The Rho family of GTPases belongs to the Ras superfamily; they are monomeric low molecular weight proteins. There are 20 known mammalian Rho protein members, divided in part into subfamilies including Rho, Rac, Cdc42, Rnd, RhoD, RhoF, RhoH, and RhoBTB (1116). Rho GTPases exist in either an inactive GDP-bound state, or an active GTP-bound state during which the GTPase can interact with downstream effectors. Switching between the inactive and active conformations is mediated by three classes of proteins: Guanine nucleotide exchange factors (GEFs), GTPase-activating proteins (GAPs), and Rho GDIs. GEFs are responsible for GTP loading. Stimulation of Rho GTPase intrinsic GTP-to-GDP hydrolysis by GAPs facilitates Rho GTPase inactivation (17). Rho GTPases undergo post-translational prenylation modifications, which are attached to the carboxyl-terminal cysteine residue of the protein, allowing for interactions with, and attachment at, phospholipid membranes where Rho GTPases are activated and interact with signaling complexes (18, 19). A third category of Rho GTPase family regulators are the guanine nucleotide dissociation inhibitors (Rho GDIs) which sequester Rho GTPases in their inactive conformation in the cytosol by shielding the hydrophobic tail (20). Rho GTPase activity can be regulated by nucleotide binding and subcellular localization (21). Recent studies have also shown Rho GTPase regulation via ubiquitin-proteasome degradation (22), as well as the importance of Rho GDIs in controlling the homeostasis of Rho proteins potentially by preventing protein degradation (23) (Figure 1).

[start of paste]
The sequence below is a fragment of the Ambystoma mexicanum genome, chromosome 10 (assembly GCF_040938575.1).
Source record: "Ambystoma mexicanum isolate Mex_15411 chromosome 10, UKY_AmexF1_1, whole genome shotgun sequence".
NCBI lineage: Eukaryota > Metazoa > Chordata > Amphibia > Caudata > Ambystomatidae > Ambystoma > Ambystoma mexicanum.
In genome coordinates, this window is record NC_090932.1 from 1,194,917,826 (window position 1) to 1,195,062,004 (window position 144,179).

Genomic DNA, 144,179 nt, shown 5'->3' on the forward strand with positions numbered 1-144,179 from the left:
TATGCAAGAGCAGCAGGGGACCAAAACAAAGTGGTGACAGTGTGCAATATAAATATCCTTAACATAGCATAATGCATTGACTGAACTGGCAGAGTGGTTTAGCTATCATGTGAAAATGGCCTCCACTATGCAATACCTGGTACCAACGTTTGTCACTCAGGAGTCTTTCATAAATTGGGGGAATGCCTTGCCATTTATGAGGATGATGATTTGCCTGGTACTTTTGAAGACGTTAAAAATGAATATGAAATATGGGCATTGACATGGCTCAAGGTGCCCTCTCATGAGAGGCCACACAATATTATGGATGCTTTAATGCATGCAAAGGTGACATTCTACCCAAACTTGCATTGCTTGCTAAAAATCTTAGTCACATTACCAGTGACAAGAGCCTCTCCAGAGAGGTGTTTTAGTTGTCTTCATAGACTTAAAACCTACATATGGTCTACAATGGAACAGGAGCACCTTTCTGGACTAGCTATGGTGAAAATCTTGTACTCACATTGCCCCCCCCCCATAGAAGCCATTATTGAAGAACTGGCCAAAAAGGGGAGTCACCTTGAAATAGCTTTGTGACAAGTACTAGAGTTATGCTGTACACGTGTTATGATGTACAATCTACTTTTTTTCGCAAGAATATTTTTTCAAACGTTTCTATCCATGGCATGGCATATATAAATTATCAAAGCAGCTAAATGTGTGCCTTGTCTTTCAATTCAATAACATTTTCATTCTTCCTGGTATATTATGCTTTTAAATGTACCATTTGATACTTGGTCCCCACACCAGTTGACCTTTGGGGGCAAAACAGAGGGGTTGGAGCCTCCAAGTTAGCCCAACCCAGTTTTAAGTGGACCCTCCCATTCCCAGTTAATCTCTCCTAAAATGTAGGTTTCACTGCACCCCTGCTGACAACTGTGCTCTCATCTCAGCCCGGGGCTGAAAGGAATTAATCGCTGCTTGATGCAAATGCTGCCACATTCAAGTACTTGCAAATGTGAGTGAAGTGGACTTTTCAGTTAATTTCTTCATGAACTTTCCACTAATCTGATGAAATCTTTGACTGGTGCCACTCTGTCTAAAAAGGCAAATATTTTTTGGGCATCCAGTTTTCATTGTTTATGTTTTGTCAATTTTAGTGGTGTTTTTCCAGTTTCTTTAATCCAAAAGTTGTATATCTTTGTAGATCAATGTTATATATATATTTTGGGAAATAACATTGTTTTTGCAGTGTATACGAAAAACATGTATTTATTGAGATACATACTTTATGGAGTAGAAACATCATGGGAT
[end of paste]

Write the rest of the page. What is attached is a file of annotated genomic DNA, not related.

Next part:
FIGURE 1
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Figure 1. Regulation of Rho GTPases. Rho GTPase family members are active in their GTP-bound state, mediated by guanine nucleotide exchange factor (GEF) loading of GTP. GTPase-activating proteins (GAPs) catalyze intrinsic Rho GTPase GTP-to-GDP hydrolysis, including the removal of phosphate and the subsequent inactivation of the Rho GTPase. Guanine nucleotide dissociation inhibitors (GDIs) sequester Rho GTPases in their inactive GDP-bound conformation by shielding their hydrophobic tail. Membrane interaction and attachment is important for Rho GTPase activation and the promotion of subsequent downstream effector binding.